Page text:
Aesthetic Plastic Surgery

, Volume 35, Issue 1, pp 66–72 | Cite as

Multicenter Study on Breast Reconstruction Outcome Using Becker Implants

  • Nicolò Scuderi
  • Carmine Alfano
  • Gian Vittorio Campus
  • Corrado Rubino
  • Stefano Chiummariello
  • Antonella Puddu
  • Marco MazzocchiEmail author
Original Article


The use of tissue expanders and implants is the simplest option for breast reconstruction following mastectomy. In the 1980s, Hilton Becker introduced a round, inflatable breast implant that could be used as a permanent implant. Since then, the original implant has been improved in both design and architecture. The new Becker device consists of an anatomical implant composed of 35% cohesive silicone gel in the outer chamber and 65% normal saline in the inner chamber. This multicenter study describes our experience with the new anatomical Becker implants in a large series of patients, in both immediate and delayed breast reconstruction. We reviewed the clinical records of 204 patients who underwent a breast reconstruction with an anatomical Becker-type implant in the sub-muscular position between November 2004 and December 2006. Data on the patients’ characteristics, indications for reconstruction, operative technique, device size used, complications, and need for further operations were collected and analyzed. A total of 248 breast reconstructions were performed in 204 patients. One hundred forty-three patients (70%) underwent an immediate reconstruction; in the remaining 61 cases (30%), the breast reconstruction was performed later. The patients’ age ranged from 26 to 66 years, with a median age of 47.5 years. The implant was placed unilaterally in 160 women (78.5%) and bilaterally in the remaining 44 (21.5%). Complications occurred in 85 cases (34.2%), in both the immediate and delayed reconstruction groups, and were related to wound healing, bleeding, seroma, and problems with the inflatable expanders. Iatrogenic implant rupture was documented in one case (0.4%). Inflation was impossible in 7 cases (2.8%) as a result of valve obstruction (3 cases, 1.2%) and valve displacement (4 cases, 1.6%). Implant malposition was the most troublesome complication; indeed, 34 patients (13.7%) complained of device malposition. Capsular contracture was assessed in all the patients. Significant capsular contracture (Baker grade III and IV) was detected in 6 cases (2.4%) at the follow-up approximately 1 year after surgery. Breast reconstruction with permanent inflatable expanders is widely acknowledged as a useful technique for breast cancer patients undergoing simple or modified radical mastectomy. The use of this device eliminates the need to replace a temporary tissue expander with a breast implant, thus avoiding a second operation. Although we believe autologous tissues afford the best method of reconstruction in the majority of patients, the results of our study show that expander implant placement may yield a reasonable reconstruction.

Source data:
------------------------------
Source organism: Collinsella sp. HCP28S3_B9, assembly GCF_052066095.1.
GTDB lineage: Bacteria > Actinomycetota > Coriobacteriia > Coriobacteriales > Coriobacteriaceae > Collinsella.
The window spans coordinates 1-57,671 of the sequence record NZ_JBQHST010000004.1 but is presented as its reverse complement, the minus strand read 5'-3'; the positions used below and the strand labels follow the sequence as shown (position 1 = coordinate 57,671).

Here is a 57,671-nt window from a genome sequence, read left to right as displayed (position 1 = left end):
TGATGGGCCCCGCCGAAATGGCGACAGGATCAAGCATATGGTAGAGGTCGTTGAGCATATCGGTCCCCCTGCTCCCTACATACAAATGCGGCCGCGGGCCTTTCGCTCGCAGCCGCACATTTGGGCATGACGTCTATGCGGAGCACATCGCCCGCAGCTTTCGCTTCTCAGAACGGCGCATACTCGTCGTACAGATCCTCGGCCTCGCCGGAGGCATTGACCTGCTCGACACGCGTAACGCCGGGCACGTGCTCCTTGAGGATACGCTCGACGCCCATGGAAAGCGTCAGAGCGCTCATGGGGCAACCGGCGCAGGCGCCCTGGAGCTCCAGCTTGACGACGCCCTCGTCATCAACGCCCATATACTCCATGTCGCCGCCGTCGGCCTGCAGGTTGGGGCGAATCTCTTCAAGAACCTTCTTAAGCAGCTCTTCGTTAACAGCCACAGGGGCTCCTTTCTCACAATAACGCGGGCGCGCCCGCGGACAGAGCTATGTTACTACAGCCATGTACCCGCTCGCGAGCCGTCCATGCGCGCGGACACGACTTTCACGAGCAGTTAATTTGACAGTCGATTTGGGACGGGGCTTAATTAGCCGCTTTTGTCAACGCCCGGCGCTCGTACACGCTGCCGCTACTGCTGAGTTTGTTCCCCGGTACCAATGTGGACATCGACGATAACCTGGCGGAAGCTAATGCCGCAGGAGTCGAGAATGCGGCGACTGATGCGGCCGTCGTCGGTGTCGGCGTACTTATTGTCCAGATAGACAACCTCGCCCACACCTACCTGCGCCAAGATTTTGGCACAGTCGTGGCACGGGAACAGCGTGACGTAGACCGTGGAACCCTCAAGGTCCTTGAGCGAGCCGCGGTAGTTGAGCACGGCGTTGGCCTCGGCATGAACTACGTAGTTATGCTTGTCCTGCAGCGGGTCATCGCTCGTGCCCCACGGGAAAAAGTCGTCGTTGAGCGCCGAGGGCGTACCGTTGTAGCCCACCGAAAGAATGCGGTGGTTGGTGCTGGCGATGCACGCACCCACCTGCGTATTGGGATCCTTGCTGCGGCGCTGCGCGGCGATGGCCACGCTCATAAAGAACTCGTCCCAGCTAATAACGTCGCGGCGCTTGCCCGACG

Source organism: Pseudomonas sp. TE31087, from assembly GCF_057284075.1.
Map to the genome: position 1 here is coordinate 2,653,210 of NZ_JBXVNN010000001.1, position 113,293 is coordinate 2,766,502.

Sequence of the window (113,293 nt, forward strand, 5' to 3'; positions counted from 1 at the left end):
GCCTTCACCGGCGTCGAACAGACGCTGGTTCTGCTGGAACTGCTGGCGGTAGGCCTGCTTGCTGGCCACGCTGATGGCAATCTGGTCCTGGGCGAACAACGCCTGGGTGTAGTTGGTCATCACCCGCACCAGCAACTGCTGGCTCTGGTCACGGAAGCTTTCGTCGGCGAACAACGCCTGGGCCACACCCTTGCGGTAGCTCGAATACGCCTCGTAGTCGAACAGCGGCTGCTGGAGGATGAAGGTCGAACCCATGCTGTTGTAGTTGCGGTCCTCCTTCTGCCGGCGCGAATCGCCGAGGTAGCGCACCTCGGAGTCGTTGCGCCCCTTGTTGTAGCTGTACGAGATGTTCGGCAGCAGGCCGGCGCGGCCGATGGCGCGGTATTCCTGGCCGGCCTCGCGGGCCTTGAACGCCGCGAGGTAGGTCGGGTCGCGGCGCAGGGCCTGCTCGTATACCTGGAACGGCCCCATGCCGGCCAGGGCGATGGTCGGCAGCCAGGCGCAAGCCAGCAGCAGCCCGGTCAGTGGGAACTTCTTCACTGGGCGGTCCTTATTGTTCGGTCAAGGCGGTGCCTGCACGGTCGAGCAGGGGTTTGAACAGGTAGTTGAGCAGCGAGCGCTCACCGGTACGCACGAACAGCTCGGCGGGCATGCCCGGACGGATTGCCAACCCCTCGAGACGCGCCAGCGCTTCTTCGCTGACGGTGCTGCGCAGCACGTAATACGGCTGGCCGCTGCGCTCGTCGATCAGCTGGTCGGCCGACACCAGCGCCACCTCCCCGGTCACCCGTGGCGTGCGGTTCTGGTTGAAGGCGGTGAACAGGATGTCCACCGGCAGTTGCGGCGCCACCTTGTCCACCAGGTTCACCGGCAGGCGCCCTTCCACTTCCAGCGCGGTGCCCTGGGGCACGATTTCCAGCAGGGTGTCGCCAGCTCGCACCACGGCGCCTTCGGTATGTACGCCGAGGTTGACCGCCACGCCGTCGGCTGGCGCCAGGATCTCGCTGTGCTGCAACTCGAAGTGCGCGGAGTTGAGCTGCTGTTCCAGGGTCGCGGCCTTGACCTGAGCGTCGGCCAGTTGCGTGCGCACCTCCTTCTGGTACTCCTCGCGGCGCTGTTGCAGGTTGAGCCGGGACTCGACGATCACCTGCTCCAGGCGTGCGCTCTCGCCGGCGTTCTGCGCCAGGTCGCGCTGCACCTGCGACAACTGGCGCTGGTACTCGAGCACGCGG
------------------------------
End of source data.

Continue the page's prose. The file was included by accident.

Breast reconstruction Anatomical Becker’s implant Permanent inflatable expanders 


Conflict of interest



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Copyright information

© Springer Science+Business Media, LLC and International Society of Aesthetic Plastic Surgery 2010

Authors and Affiliations

  • Nicolò Scuderi
    • 1
  • Carmine Alfano
    • 2
  • Gian Vittorio Campus
    • 3
  • Corrado Rubino
    • 3
  • Stefano Chiummariello
    • 2
  • Antonella Puddu
    • 3
  • Marco Mazzocchi
    • 2
    • 4
    Email author
  1. 1.Department of Plastic SurgeryUniversity “La Sapienza”RomeItaly
  2. 2.Department of Plastic SurgeryUniversity of PerugiaPerugiaItaly
  3. 3.Plastic Surgery UnitUniversity of SassariSassariItaly
  4. 4.RomaItaly

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